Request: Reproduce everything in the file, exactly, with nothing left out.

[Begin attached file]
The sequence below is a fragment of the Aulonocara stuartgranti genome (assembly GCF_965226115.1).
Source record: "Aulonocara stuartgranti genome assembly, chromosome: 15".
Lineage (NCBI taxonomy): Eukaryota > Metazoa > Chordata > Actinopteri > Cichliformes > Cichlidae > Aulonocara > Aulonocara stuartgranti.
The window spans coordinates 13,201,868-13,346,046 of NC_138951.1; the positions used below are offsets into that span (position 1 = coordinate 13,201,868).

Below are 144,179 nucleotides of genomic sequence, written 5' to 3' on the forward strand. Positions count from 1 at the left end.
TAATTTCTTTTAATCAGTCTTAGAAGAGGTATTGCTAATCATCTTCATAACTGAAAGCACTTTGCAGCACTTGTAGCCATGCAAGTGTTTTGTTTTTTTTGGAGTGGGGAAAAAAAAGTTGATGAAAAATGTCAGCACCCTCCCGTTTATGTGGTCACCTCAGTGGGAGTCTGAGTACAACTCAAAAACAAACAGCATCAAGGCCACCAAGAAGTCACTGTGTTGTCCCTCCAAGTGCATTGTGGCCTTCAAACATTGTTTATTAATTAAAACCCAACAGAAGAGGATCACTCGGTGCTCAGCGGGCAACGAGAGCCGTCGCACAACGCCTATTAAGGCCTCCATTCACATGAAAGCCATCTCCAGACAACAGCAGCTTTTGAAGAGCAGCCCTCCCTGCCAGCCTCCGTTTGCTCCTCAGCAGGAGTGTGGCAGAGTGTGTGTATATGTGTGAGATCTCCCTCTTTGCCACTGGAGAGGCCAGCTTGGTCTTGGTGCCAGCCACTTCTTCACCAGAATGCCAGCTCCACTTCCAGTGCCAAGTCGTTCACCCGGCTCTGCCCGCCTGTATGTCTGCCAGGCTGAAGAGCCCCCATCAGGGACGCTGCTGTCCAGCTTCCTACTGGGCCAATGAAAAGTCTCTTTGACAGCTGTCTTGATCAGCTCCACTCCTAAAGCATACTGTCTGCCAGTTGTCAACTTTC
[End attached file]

The sequence below is a fragment of the Aulonocara stuartgranti genome (assembly GCF_965226115.1).
Source record: "Aulonocara stuartgranti genome assembly, chromosome: 15".
Lineage (NCBI taxonomy): Eukaryota > Metazoa > Chordata > Actinopteri > Cichliformes > Cichlidae > Aulonocara > Aulonocara stuartgranti.
The window spans coordinates 13,201,868-13,346,046 of NC_138951.1; the positions used below are offsets into that span (position 1 = coordinate 13,201,868).

Below are 144,179 nucleotides of genomic sequence, written 5' to 3' on the forward strand. Positions count from 1 at the left end.
TAATTTCTTTTAATCAGTCTTAGAAGAGGTATTGCTAATCATCTTCATAACTGAAAGCACTTTGCAGCACTTGTAGCCATGCAAGTGTTTTGTTTTTTTTGGAGTGGGGAAAAAAAAGTTGATGAAAAATGTCAGCACCCTCCCGTTTATGTGGTCACCTCAGTGGGAGTCTGAGTACAACTCAAAAACAAACAGCATCAAGGCCACCAAGAAGTCACTGTGTTGTCCCTCCAAGTGCATTGTGGCCTTCAAACATTGTTTATTAATTAAAACCCAACAGAAGAGGATCACTCGGTGCTCAGCGGGCAACGAGAGCCGTCGCACAACGCCTATTAAGGCCTCCATTCACATGAAAGCCATCTCCAGACAACAGCAGCTTTTGAAGAGCAGCCCTCCCTGCCAGCCTCCGTTTGCTCCTCAGCAGGAGTGTGGCAGAGTGTGTGTATATGTGTGAGATCTCCCTCTTTGCCACTGGAGAGGCCAGCTTGGTCTTGGTGCCAGCCACTTCTTCACCAGAATGCCAGCTCCACTTCCAGTGCCAAGTCGTTCACCCGGCTCTGCCCGCCTGTATGTCTGCCAGGCTGAAGAGCCCCCATCAGGGACGCTGCTGTCCAGCTTCCTACTGGGCCAATGAAAAGTCTCTTTGACAGCTGTCTTGATCAGCTCCACTCCTAAAGCATACTGTCTGCCAGTTGTCAACTTTC